Events change with concourse policy
Last Wednesday, Laurier’s Chinese Student Association (CSA) hosted “Chopsticks Sensation” at King Tin Restaurant. The dinner, which started at 7 p.m., consisted of an eight-course meal of authentic Chinese food. Approximately 40 people were in attendance, with members paying $8 and non-members paying $10.
The CSA typically hosts two off-campus dinners annually, one of which celebrates Chinese New Year. Because the dinners are such a success, the CSA decided to add “Chopsticks Sensation” for the fall term.
“It’s been really successful and a lot of people actually really like this idea, the idea of getting together, eating together and just getting to know each other,” said CSA’s co-president Wendy Ting. “Plus, it’s cheap food and it’s a lot of variety.”
The CSA is one of the campus clubs that have been affected by the recently implemented no-cooked food rule in the Concourse. The CSA previously depended on selling cooked food as a main source of revenue.
To accommodate the CSA, director of student services Dan Dawson suggested a collaboration with food services. Ting worked closely with dining hall executives, even accompanying them to the grocery store to pick out ingredients to create a menu of items featuring Chinese recipes. The CSA hosted their event in the dining hall on Nov. 4 and Ting said it was a great success.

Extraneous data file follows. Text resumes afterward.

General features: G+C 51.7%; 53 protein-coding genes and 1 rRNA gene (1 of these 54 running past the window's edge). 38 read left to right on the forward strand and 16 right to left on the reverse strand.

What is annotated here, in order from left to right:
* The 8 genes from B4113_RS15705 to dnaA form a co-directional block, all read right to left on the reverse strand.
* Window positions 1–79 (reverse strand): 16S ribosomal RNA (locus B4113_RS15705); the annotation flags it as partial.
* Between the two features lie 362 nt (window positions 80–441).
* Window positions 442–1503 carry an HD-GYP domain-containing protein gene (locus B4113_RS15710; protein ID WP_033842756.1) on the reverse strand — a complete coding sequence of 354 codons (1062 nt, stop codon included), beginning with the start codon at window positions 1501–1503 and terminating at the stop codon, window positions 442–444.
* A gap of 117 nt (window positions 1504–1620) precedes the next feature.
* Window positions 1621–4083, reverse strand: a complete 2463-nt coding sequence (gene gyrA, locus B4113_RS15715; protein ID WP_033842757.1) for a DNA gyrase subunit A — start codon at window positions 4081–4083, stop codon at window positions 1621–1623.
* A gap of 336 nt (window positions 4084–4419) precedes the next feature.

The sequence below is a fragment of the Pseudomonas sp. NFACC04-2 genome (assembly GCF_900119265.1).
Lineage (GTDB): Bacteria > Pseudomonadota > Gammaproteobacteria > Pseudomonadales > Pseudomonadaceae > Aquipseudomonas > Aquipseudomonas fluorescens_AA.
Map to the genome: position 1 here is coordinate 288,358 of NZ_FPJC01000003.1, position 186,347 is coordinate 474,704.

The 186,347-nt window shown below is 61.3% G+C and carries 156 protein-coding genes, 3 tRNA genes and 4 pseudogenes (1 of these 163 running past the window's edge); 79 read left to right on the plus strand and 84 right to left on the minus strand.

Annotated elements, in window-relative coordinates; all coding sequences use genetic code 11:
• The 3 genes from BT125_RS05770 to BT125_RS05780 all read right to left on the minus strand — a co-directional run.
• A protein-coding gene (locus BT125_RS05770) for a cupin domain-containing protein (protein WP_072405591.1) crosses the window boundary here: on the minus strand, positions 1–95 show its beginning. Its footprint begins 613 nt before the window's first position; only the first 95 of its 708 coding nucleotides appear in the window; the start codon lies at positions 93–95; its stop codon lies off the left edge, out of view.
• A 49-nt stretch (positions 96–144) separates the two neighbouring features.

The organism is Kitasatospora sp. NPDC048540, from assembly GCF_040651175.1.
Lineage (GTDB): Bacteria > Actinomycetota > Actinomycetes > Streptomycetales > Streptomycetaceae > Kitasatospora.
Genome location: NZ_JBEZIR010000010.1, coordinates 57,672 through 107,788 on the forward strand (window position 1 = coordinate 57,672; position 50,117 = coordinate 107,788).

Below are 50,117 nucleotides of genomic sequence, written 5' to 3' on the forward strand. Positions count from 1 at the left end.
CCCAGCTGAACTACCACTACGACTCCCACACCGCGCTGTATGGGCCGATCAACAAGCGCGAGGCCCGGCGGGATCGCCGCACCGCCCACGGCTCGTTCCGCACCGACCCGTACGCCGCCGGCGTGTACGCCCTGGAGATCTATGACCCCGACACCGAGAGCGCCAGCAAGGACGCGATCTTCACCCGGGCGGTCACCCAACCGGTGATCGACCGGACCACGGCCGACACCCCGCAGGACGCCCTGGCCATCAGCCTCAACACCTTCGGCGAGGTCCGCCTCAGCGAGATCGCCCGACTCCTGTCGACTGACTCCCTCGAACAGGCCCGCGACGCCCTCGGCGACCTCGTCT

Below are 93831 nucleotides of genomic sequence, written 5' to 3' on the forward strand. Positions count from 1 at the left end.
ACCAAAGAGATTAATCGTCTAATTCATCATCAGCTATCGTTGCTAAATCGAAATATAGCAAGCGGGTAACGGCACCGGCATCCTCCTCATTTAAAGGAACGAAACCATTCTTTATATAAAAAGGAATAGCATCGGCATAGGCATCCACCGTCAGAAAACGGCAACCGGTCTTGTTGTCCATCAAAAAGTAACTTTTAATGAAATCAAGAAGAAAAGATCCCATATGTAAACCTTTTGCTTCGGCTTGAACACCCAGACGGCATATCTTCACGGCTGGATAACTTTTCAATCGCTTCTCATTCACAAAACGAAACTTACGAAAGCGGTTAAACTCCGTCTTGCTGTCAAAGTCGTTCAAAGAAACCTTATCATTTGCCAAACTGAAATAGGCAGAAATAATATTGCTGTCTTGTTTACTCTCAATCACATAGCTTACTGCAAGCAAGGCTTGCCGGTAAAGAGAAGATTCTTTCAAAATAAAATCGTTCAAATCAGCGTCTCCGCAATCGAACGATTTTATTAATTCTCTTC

“It went well,” said Ting. “We were still able to earn a fair amount of revenue that would be equal to us doing a food fair at the Concourse.”
The Chinese food event resulted in 515 items being sold that day, and Dawson said they will be making a donation to the CSA from food services. He also noted that they are making preliminary plans to hold he event again next semester.
“There’s a real opportunity to work with other clubs to do other themed or cultural type days in the dining hall as a unique opportunity, not just for fundraising, but for variety and awareness,” said Dawson.
Student Services has been successful in finding alternatives for several fall fundraisers that involve food. Some events such as the annual Boar’s Head Chicken Eating Contest were able to go ahead because Wilf’s prepared the cooked chicken. Others, such as the United Way’s Annual Chili Cook-Off, had to alter the event so that the dining hall prepare the chili, while participants only added spices to the sauce.
“We’re just looking for groups to be a little bit open-minded with the events they’ve traditionally held before and we’re committed to working with them to try to make sure we figure out a way to make them successful,” said Dawson.
Despite the success of the CSA’s food fair at the dining hall, Ting expressed that not being able to sell cooked food in the Concourse has somewhat depleted the morale of the CSA.
“[The dining hall food fair] was a good alternative, but I still really wish that we would get the concourse back because it’s just something fun. It’s a tradition that we’ve always done, and I just really wish we could continue this tradition.”